Scattered throughout the state, hackberry prefers moist soils but tolerates poor, sandy soils. It is a good tree for parks and large open areas because it can withstand dry, windy conditions. Hackberry leaves are extremely variable but the tree can be identified by the corklike ridges and warts on its bark. Its wood is not valuable, but its fruit, a small berry, is eaten by many birds and mammals.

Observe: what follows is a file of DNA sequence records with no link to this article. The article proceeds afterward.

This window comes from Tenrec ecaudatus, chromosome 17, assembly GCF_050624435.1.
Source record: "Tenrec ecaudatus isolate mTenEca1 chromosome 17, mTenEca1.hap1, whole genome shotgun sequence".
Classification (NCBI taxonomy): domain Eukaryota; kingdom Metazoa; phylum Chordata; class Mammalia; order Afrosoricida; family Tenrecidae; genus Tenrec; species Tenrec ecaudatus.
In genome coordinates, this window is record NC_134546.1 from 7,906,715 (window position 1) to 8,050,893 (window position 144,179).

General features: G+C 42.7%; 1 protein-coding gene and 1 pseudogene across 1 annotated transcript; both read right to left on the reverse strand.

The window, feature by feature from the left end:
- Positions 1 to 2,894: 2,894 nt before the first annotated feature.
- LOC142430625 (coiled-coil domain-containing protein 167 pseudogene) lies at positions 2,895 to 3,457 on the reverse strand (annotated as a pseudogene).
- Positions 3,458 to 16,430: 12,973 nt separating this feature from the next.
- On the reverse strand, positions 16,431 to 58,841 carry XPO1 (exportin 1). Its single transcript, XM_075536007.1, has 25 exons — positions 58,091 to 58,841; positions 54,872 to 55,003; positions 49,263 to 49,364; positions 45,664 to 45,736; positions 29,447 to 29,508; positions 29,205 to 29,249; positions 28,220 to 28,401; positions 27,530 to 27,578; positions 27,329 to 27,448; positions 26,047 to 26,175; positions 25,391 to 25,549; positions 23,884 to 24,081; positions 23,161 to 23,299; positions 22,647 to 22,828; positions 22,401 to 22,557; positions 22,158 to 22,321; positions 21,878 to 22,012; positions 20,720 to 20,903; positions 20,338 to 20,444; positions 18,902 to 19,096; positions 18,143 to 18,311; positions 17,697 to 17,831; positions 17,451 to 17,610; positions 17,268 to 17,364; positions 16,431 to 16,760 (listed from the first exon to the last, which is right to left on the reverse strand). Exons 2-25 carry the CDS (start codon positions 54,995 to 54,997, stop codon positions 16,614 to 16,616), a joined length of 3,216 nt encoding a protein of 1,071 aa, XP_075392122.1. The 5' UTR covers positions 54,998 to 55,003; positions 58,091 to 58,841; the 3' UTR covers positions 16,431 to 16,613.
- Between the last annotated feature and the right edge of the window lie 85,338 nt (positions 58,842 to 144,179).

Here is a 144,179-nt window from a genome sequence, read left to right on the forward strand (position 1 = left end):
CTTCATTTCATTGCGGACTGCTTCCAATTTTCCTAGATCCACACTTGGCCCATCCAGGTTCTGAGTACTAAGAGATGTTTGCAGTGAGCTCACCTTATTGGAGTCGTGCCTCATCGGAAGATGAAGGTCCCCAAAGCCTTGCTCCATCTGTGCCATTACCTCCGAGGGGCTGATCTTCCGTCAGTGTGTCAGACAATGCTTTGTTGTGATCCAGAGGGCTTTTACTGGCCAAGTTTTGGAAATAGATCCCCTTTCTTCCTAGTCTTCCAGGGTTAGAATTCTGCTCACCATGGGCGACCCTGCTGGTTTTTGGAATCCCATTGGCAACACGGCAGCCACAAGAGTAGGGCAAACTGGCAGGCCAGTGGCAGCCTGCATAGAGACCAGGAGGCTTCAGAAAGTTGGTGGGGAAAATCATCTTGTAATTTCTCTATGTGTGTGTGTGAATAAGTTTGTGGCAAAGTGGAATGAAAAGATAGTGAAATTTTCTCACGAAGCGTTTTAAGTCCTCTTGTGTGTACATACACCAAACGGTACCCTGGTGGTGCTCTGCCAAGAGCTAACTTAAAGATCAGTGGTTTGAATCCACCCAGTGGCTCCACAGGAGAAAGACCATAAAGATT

Hackberry fruit is round and dark-purple, ripening in September and persisting through the winter to provide much-needed food to wildlife. The leaves are oval with sharp-toothed margins.
|Hackberry – Celtis occidentalis|
|Pilottown Road Cemetery, Lewes||214||151||47||64|
|Cubalo Park, Millsboro||190||105||70||58|
|Federal St., Milton||156||78||67||45|